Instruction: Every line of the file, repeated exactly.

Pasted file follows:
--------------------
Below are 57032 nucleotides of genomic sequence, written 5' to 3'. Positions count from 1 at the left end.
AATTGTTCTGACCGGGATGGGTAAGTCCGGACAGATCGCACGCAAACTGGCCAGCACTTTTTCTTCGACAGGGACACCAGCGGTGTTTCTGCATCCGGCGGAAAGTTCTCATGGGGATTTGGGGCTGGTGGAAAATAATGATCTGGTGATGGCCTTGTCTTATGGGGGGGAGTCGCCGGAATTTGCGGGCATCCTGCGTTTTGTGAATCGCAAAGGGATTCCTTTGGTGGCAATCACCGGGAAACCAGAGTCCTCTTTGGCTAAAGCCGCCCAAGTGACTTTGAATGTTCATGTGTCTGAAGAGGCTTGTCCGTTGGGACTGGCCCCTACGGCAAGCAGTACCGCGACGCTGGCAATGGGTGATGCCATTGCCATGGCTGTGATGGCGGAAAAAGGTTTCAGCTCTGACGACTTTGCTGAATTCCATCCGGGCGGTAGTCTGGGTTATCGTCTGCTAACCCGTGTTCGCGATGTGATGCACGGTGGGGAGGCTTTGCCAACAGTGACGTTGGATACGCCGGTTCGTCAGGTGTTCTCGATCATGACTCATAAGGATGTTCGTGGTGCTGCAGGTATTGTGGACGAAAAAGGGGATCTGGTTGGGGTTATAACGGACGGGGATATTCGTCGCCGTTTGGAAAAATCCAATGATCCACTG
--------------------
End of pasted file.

Below are 57032 nucleotides of genomic sequence, written 5' to 3'. Positions count from 1 at the left end.
AATTGTTCTGACCGGGATGGGTAAGTCCGGACAGATCGCACGCAAACTGGCCAGCACTTTTTCTTCGACAGGGACACCAGCGGTGTTTCTGCATCCGGCGGAAAGTTCTCATGGGGATTTGGGGCTGGTGGAAAATAATGATCTGGTGATGGCCTTGTCTTATGGGGGGGAGTCGCCGGAATTTGCGGGCATCCTGCGTTTTGTGAATCGCAAAGGGATTCCTTTGGTGGCAATCACCGGGAAACCAGAGTCCTCTTTGGCTAAAGCCGCCCAAGTGACTTTGAATGTTCATGTGTCTGAAGAGGCTTGTCCGTTGGGACTGGCCCCTACGGCAAGCAGTACCGCGACGCTGGCAATGGGTGATGCCATTGCCATGGCTGTGATGGCGGAAAAAGGTTTCAGCTCTGACGACTTTGCTGAATTCCATCCGGGCGGTAGTCTGGGTTATCGTCTGCTAACCCGTGTTCGCGATGTGATGCACGGTGGGGAGGCTTTGCCAACAGTGACGTTGGATACGCCGGTTCGTCAGGTGTTCTCGATCATGACTCATAAGGATGTTCGTGGTGCTGCAGGTATTGTGGACGAAAAAGGGGATCTGGTTGGGGTTATAACGGACGGGGATATTCGTCGCCGTTTGGAAAAATCCAATGATCCACTG